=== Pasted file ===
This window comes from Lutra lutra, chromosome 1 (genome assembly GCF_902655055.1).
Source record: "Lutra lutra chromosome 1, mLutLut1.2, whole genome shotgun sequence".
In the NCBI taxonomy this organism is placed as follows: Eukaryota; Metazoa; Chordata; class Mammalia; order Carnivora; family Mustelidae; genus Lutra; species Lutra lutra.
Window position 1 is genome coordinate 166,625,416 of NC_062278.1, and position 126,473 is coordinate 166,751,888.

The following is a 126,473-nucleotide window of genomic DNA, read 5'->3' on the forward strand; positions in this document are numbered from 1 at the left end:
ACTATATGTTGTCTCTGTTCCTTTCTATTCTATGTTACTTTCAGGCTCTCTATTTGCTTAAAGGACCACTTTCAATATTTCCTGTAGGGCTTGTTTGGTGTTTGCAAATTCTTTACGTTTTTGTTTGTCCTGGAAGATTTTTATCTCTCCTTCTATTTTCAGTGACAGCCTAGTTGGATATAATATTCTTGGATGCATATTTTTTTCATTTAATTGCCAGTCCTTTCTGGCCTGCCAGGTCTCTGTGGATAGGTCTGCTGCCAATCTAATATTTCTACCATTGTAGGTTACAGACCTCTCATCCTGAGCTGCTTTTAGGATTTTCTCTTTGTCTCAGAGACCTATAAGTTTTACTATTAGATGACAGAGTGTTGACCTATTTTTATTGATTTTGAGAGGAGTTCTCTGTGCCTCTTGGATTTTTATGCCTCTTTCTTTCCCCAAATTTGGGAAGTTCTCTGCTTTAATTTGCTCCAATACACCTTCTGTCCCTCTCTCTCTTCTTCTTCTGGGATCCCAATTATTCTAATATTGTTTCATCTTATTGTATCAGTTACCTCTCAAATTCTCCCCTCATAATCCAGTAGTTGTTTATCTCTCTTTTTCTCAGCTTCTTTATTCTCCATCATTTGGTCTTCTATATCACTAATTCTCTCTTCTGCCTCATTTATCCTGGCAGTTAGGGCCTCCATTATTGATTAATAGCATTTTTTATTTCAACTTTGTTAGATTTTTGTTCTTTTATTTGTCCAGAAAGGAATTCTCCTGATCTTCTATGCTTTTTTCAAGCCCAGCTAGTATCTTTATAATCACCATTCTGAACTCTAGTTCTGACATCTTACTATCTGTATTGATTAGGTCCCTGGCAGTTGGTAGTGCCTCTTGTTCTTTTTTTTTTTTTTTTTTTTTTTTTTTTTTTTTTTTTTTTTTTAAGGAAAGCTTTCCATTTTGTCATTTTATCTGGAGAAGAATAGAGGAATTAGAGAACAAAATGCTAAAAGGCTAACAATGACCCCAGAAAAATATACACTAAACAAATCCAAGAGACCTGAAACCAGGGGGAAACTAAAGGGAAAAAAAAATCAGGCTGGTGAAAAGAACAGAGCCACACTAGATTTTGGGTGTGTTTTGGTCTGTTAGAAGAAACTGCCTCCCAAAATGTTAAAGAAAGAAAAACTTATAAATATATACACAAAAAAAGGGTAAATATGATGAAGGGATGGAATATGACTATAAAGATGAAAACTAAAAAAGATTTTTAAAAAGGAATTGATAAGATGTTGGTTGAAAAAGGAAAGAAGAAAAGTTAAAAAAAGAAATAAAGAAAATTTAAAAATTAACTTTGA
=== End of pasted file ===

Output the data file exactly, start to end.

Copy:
This window comes from Lutra lutra, chromosome 1 (genome assembly GCF_902655055.1).
Source record: "Lutra lutra chromosome 1, mLutLut1.2, whole genome shotgun sequence".
In the NCBI taxonomy this organism is placed as follows: Eukaryota; Metazoa; Chordata; class Mammalia; order Carnivora; family Mustelidae; genus Lutra; species Lutra lutra.
Window position 1 is genome coordinate 166,625,416 of NC_062278.1, and position 126,473 is coordinate 166,751,888.

The following is a 126,473-nucleotide window of genomic DNA, read 5'->3' on the forward strand; positions in this document are numbered from 1 at the left end:
ACTATATGTTGTCTCTGTTCCTTTCTATTCTATGTTACTTTCAGGCTCTCTATTTGCTTAAAGGACCACTTTCAATATTTCCTGTAGGGCTTGTTTGGTGTTTGCAAATTCTTTACGTTTTTGTTTGTCCTGGAAGATTTTTATCTCTCCTTCTATTTTCAGTGACAGCCTAGTTGGATATAATATTCTTGGATGCATATTTTTTTCATTTAATTGCCAGTCCTTTCTGGCCTGCCAGGTCTCTGTGGATAGGTCTGCTGCCAATCTAATATTTCTACCATTGTAGGTTACAGACCTCTCATCCTGAGCTGCTTTTAGGATTTTCTCTTTGTCTCAGAGACCTATAAGTTTTACTATTAGATGACAGAGTGTTGACCTATTTTTATTGATTTTGAGAGGAGTTCTCTGTGCCTCTTGGATTTTTATGCCTCTTTCTTTCCCCAAATTTGGGAAGTTCTCTGCTTTAATTTGCTCCAATACACCTTCTGTCCCTCTCTCTCTTCTTCTTCTGGGATCCCAATTATTCTAATATTGTTTCATCTTATTGTATCAGTTACCTCTCAAATTCTCCCCTCATAATCCAGTAGTTGTTTATCTCTCTTTTTCTCAGCTTCTTTATTCTCCATCATTTGGTCTTCTATATCACTAATTCTCTCTTCTGCCTCATTTATCCTGGCAGTTAGGGCCTCCATTATTGATTAATAGCATTTTTTATTTCAACTTTGTTAGATTTTTGTTCTTTTATTTGTCCAGAAAGGAATTCTCCTGATCTTCTATGCTTTTTTCAAGCCCAGCTAGTATCTTTATAATCACCATTCTGAACTCTAGTTCTGACATCTTACTATCTGTATTGATTAGGTCCCTGGCAGTTGGTAGTGCCTCTTGTTCTTTTTTTTTTTTTTTTTTTTTTTTTTTTTTTTTTTTTTTTTTTAAGGAAAGCTTTCCATTTTGTCATTTTATCTGGAGAAGAATAGAGGAATTAGAGAACAAAATGCTAAAAGGCTAACAATGACCCCAGAAAAATATACACTAAACAAATCCAAGAGACCTGAAACCAGGGGGAAACTAAAGGGAAAAAAAAATCAGGCTGGTGAAAAGAACAGAGCCACACTAGATTTTGGGTGTGTTTTGGTCTGTTAGAAGAAACTGCCTCCCAAAATGTTAAAGAAAGAAAAACTTATAAATATATACACAAAAAAAGGGTAAATATGATGAAGGGATGGAATATGACTATAAAGATGAAAACTAAAAAAGATTTTTAAAAAGGAATTGATAAGATGTTGGTTGAAAAAGGAAAGAAGAAAAGTTAAAAAAAGAAATAAAGAAAATTTAAAAATTAACTTTGA